A loss for UK universities might be a gain for schools abroad, The Daily Telegraph reports. According to Graeme Paton, universities from outside the UK — including many Ivy League colleges in the US — are launching efforts to recruit students from England who are feeling disillusioned by the higher education system in the country due to the controversy over the rising tuition fees.
Last year, colleges and universities in the US played host to nearly 9,000 British undergraduates — and there are some who are predicting that this number will rise steeply in coming years due to the narrowing of the gap in the expense of attending school at home and abroad. For evidence, they are looking at the number of kids taking US college entrance exams like the SAT and the ACT has gone up by 30% over the past several years, with companies administering the exam expanding the number of the centers around the country to accommodate growing demand.
Figures published earlier this month showed that it has had a serious impact on recruitment rates, with the number of students accepting places onto British universities plummeting by almost 57,000 – 12 per cent – so far this year.
J Robert Spatig, assistant vice-president for admissions at South Florida University in Tampa, said this was a “carpe diem moment for recruitment of UK students”.
Spatig believes that the “floodgates are going to open” once the students start hearing how the cost of attending some of the best research universities in North America could be comparable to the tuition charged by Russell Group universities in Britain. This, he believes, will be the main thing that will work to attract British undergrads to US schools.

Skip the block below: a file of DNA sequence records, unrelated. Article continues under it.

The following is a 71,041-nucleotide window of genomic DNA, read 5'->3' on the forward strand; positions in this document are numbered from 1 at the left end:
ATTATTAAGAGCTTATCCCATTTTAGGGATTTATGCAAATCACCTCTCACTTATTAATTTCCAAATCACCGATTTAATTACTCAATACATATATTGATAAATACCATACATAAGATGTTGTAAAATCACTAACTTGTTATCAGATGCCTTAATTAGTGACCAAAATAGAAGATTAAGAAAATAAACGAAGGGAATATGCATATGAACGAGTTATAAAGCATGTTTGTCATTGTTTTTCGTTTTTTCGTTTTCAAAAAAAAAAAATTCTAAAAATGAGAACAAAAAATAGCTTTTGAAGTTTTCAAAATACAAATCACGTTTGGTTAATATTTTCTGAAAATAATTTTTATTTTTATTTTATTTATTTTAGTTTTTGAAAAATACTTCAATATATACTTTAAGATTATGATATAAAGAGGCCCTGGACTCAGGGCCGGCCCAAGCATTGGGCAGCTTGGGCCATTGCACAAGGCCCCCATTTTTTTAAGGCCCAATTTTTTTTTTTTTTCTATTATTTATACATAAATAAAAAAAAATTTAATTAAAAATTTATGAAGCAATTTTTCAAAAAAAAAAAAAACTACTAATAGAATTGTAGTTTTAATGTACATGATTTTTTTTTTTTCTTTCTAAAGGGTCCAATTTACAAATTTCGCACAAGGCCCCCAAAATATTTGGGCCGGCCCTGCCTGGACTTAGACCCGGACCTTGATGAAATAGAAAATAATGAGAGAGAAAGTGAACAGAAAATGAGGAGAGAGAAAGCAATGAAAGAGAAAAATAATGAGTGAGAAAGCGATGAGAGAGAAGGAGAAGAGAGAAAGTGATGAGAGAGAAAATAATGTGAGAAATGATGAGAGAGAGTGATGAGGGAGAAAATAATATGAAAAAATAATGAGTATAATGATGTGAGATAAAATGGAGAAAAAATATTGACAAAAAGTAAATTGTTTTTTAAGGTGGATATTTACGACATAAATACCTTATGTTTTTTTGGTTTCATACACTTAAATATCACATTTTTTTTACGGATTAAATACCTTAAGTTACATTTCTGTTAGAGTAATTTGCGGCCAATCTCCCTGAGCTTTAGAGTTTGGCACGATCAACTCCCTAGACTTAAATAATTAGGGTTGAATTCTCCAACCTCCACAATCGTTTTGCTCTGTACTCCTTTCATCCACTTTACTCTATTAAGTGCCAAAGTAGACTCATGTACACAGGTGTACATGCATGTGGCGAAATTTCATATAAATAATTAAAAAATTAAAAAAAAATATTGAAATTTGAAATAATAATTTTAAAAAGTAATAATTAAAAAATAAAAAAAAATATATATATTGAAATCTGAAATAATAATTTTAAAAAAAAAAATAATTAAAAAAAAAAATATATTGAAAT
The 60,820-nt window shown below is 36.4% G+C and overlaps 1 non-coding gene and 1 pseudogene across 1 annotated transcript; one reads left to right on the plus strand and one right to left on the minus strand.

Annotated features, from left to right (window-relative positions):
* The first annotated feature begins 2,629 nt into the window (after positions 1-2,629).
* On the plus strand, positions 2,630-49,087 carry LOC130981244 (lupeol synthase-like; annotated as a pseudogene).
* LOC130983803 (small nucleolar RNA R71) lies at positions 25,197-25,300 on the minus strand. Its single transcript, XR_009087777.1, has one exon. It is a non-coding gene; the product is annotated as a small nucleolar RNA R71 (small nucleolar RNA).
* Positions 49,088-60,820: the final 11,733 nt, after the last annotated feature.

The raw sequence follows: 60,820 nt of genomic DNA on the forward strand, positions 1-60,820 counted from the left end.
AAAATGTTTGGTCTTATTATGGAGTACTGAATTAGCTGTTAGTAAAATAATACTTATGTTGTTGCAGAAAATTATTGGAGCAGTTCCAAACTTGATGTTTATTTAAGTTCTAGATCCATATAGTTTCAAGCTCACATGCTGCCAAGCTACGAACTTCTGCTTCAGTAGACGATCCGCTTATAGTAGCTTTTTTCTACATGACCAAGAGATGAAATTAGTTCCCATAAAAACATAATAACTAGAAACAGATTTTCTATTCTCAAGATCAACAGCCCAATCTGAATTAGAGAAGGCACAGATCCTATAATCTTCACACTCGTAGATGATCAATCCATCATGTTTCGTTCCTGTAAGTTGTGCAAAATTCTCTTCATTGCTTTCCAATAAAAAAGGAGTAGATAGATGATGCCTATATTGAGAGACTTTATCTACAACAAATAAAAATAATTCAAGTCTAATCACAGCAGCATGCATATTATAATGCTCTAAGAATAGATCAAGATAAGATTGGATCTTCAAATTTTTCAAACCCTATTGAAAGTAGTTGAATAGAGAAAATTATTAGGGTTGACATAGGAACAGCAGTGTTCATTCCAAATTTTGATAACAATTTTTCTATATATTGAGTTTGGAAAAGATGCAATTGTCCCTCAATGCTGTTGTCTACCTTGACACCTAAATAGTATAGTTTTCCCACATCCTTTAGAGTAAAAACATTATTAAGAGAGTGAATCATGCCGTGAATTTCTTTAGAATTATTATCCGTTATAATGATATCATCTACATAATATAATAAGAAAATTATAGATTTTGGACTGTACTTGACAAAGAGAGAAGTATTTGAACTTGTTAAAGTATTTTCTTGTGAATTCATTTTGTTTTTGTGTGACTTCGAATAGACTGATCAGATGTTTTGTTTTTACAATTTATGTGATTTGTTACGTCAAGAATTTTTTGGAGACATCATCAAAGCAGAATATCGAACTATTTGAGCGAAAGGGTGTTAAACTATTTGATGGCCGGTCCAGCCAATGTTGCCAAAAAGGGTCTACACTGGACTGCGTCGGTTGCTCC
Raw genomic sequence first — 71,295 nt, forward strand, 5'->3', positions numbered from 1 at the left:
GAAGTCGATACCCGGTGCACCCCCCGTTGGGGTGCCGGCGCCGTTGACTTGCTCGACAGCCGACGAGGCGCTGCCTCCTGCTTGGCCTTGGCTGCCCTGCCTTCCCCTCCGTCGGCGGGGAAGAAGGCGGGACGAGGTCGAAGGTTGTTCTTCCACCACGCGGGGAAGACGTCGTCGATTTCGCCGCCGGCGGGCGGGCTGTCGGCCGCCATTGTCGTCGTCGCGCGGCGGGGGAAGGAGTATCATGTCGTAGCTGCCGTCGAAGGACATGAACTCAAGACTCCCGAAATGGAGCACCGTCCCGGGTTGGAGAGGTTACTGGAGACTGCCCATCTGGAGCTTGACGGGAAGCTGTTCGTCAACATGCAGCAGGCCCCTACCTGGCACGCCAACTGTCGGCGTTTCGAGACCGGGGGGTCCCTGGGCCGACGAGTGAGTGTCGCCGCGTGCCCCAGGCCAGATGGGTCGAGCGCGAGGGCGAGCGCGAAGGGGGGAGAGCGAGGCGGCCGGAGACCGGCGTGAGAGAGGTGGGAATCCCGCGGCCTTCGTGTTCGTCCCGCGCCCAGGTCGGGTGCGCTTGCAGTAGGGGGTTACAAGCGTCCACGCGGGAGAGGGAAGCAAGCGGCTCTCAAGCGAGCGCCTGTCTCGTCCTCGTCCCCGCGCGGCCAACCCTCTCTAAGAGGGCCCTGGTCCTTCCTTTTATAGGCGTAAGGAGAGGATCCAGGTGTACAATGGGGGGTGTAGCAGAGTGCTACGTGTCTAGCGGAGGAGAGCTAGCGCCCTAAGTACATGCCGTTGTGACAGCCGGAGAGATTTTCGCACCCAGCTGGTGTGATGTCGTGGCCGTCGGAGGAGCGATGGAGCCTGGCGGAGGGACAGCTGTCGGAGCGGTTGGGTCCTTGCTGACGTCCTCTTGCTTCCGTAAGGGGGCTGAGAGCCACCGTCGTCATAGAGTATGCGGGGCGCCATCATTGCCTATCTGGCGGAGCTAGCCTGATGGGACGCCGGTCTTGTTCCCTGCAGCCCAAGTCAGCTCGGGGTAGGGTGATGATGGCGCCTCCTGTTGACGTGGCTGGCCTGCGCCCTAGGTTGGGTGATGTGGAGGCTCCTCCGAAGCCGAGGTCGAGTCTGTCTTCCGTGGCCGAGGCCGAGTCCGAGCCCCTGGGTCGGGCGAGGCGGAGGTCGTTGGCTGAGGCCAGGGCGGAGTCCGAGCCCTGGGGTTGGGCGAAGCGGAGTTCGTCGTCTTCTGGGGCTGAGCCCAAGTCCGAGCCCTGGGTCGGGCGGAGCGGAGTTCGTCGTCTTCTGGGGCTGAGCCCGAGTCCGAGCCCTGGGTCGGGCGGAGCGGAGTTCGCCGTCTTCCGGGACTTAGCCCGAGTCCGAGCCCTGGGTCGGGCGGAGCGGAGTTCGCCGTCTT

Although the average tuition for US colleges tends to be higher — going up in excess of £20,000 per academic year — they are also more generous with need and merit-based financial aid to ameliorate the cost of attendance.
Janette Wallis, a senior editor of The Good Schools Guide, told how some bright students had been tempted to New York University’s international campus in Abu Dhabi with free tuition, £2,000 living expenses and flights to and from the Middle East.
Parental interest in the US edition of the guide is growing in Britain as more families are considering the country as a possible destination for their children. Wallis believes that the latent interest to attend school abroad has always been there for British parents and their kids, but the tuition hike was the motivating factor that helped make the decision to convert that interest into reality.
Lauren Welch, director of marketing at the Fulbright Commission, said: “American universities are chomping at the bit to reach British students. We are seeing universities of all shapes and sizes come over the pond this autumn, including many newcomers. Universities are also staying longer, planning longer recruitment trips, tacking on school visits around the country.”